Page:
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Protein content: 20g Those sweet little lambs you see frolicking in the fields every spring? Protein content: 32g The “chicken of the sea” is rich in omega 3 fatty acids, among other valuable nutrients, as well as protein.

It’s far more meaty and flavoursome than the canned version (with a price to match).

Protein content: 18g Mussels – a famously popular foodstuff in Belgium.Protein content: 25g A cupboard well-stocked with tuna canned in spring water will see you through all manner of hardships. Protein content: 24g As well as plenty of protein, the pink flesh of salmon contains loads of omega 3 fatty acids that make it great for a range of things from eye health to reducing the risk of heart disease.Protein content: 21g This fish is remarkably cheap if you buy the canned kind and it contains omega 3 fats as well last protein. Protein content: 20g This fish is low in fat, but full of flavour.Protein content: 20-24g Different cuts have different levels of protein but you can rely on beef to bring in plenty of muscle fuel in whatever form you take it.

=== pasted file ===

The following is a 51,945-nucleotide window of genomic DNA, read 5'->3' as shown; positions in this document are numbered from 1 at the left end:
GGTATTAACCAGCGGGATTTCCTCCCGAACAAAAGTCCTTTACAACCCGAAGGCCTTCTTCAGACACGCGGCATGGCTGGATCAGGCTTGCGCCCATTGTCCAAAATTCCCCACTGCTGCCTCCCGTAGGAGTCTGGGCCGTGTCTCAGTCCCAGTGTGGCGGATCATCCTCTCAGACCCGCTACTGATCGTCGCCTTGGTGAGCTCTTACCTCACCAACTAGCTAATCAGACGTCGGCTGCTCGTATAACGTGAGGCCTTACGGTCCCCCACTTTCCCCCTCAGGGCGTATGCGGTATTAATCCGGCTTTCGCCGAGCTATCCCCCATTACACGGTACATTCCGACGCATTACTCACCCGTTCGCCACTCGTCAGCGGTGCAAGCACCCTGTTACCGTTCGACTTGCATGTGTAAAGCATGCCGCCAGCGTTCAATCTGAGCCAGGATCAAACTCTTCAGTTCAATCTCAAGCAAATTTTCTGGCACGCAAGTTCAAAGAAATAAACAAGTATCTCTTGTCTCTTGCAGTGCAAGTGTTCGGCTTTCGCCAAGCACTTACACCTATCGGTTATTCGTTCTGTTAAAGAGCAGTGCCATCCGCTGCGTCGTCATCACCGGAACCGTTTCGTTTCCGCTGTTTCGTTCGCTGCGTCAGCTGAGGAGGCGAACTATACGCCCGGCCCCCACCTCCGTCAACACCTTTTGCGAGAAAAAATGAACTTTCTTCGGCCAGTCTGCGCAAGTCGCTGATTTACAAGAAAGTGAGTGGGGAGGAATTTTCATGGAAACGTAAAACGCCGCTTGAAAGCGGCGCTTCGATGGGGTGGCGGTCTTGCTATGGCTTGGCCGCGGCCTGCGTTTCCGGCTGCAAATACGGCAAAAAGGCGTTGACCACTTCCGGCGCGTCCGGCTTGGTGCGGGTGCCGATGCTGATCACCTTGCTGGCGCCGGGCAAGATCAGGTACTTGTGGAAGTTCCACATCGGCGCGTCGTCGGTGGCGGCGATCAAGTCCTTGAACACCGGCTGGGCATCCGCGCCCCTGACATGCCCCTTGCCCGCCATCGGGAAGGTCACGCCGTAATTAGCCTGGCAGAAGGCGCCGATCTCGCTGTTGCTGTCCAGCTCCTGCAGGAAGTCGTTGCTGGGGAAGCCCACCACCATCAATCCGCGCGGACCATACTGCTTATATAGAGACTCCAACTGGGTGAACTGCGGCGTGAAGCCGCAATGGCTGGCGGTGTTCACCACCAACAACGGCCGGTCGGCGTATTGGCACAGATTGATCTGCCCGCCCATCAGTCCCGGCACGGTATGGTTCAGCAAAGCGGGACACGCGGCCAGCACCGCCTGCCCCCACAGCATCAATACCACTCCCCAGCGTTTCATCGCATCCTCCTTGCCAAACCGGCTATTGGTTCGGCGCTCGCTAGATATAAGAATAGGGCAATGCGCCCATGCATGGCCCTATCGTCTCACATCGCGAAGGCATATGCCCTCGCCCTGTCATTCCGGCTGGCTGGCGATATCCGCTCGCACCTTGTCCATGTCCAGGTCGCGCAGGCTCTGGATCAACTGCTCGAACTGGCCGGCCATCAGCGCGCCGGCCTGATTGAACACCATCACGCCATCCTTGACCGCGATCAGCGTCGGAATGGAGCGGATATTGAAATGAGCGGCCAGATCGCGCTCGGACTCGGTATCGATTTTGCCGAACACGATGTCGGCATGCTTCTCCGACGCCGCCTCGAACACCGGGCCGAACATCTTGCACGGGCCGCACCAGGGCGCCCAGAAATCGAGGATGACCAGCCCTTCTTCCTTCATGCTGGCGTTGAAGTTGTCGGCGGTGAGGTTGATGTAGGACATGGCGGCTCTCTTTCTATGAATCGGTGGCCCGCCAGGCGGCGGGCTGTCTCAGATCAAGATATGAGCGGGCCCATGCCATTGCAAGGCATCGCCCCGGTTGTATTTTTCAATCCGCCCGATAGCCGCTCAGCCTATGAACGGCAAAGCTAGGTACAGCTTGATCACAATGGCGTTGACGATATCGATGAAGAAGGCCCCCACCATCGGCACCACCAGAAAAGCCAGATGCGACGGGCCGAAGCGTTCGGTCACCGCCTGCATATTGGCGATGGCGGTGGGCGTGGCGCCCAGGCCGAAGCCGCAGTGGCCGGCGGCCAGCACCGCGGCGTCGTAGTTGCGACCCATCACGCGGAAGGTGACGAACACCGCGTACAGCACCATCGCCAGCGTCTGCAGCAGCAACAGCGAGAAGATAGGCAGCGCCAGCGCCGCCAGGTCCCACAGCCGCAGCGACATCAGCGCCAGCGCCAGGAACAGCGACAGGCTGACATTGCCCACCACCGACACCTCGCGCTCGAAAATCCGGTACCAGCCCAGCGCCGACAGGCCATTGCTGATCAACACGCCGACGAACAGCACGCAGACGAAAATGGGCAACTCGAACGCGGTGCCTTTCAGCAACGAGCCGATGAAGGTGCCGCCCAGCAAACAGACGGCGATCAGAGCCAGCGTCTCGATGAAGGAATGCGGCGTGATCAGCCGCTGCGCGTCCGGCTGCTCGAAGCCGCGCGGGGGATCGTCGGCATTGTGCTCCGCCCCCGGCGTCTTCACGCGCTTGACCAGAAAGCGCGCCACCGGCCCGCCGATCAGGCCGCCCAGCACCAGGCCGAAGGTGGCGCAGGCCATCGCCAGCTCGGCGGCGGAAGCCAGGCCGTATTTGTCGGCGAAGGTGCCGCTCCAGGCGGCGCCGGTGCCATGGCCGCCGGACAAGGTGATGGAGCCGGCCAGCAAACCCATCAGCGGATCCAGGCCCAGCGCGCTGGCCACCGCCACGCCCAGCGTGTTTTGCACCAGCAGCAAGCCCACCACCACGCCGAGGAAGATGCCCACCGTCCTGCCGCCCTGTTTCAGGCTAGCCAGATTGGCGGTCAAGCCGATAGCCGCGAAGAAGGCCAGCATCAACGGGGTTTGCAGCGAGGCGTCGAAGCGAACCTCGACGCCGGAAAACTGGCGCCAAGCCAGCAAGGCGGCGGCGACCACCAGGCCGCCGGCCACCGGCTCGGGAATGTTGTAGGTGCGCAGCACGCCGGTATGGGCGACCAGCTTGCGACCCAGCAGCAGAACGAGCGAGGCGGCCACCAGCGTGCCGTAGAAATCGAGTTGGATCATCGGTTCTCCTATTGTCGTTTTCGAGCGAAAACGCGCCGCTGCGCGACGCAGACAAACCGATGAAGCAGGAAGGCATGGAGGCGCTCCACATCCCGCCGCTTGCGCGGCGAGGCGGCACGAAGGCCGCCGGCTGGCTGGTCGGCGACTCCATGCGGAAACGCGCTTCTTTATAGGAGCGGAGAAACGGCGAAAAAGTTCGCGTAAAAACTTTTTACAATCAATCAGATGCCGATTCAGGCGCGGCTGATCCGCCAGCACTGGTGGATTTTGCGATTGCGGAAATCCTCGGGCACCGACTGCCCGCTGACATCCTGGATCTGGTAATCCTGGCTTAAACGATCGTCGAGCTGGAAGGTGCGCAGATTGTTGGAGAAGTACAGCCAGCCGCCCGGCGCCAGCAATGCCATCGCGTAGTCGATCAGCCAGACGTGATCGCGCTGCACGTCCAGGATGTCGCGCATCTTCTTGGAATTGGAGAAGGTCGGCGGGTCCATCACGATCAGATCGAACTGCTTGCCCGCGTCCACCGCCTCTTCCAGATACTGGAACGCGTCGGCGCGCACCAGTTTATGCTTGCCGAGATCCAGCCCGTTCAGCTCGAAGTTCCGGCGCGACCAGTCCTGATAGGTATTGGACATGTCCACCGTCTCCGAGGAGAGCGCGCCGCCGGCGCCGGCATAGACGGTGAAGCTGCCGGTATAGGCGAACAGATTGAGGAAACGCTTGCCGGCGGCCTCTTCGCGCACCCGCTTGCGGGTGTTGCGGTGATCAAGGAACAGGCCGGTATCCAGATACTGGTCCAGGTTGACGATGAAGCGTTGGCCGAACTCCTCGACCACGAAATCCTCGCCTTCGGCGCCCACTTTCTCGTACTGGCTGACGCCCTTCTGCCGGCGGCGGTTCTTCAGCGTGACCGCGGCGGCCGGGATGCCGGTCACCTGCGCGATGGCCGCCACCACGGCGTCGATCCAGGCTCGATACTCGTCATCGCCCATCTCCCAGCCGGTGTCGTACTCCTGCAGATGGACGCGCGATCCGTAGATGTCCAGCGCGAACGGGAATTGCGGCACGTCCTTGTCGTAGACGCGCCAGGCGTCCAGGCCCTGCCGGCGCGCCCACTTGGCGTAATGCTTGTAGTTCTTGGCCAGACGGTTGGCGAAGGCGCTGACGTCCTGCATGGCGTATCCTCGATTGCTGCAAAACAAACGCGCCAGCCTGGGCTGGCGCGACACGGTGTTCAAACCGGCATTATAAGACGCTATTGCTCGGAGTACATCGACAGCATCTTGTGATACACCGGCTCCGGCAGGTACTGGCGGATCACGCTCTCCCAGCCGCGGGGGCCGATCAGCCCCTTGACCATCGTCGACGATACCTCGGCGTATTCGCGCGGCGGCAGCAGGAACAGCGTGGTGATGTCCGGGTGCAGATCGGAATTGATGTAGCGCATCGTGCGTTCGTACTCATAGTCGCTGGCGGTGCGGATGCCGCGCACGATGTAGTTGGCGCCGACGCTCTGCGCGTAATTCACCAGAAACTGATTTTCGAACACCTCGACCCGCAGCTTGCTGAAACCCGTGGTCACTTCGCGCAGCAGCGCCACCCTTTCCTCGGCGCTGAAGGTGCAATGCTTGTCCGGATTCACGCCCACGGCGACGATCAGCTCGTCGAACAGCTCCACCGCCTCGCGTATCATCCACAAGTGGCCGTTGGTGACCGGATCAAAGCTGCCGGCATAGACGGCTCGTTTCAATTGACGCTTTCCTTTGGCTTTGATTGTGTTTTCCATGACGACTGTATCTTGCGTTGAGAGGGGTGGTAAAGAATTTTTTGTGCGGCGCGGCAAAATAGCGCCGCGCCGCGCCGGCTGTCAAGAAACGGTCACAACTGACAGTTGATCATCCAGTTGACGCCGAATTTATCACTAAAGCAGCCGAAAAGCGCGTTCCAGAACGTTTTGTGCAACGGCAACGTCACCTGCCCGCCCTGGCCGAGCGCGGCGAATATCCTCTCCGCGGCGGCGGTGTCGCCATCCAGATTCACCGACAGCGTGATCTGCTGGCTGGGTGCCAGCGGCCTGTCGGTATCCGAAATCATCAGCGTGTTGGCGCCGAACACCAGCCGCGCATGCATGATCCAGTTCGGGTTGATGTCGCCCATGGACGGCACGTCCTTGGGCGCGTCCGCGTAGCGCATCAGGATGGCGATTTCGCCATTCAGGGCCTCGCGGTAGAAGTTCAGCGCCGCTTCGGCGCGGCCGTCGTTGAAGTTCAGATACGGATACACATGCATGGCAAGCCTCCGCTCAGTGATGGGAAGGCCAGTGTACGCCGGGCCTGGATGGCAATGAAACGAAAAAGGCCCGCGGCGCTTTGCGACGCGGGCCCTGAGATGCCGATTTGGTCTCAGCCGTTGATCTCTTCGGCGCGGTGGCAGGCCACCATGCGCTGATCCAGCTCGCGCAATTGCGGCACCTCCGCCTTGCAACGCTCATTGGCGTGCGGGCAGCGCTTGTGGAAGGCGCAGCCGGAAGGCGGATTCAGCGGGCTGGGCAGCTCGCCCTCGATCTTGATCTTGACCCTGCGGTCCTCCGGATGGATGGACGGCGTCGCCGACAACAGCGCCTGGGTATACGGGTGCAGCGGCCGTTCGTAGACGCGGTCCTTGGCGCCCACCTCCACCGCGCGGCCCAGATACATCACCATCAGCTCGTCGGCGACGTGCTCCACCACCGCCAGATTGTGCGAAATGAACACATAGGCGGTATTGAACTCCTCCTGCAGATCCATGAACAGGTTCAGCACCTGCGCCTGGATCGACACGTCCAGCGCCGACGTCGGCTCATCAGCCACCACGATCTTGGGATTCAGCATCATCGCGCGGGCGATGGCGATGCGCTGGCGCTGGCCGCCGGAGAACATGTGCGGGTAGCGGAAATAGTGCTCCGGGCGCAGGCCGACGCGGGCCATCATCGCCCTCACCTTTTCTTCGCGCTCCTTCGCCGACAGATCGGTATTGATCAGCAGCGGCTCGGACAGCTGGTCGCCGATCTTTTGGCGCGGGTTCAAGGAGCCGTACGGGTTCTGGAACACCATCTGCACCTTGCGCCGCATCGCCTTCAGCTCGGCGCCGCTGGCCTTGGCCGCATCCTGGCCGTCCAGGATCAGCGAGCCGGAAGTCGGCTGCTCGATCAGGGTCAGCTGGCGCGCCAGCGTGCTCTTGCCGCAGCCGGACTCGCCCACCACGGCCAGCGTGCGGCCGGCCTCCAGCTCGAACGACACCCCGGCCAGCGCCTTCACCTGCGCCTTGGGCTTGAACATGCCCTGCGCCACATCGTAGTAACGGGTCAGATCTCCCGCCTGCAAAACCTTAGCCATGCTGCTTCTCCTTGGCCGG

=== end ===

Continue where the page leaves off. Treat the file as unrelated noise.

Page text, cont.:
Opt for leaner cuts to avoid eating too much saturated fat. Protein content: 17-20g Pork comes in all manner of glorious varieties, but if you’re eating it to increase your protein intake stick to the stuff at the healthier end of the scale, which is pork loin, not pigs in blankets (around 15g of protein per 100g, if you’re wondering).And even if you’re not smashing out workouts every day of the week protein is a vital nutrient because of its role in building and maintaining body tissues.The NHS recommends that men eat 55.5g of protein a day and women 45g, but if you are very active you’ll want to increase that amount significantly.One key dietary consideration for active people is their protein intake, because protein plays a vital role in building muscle.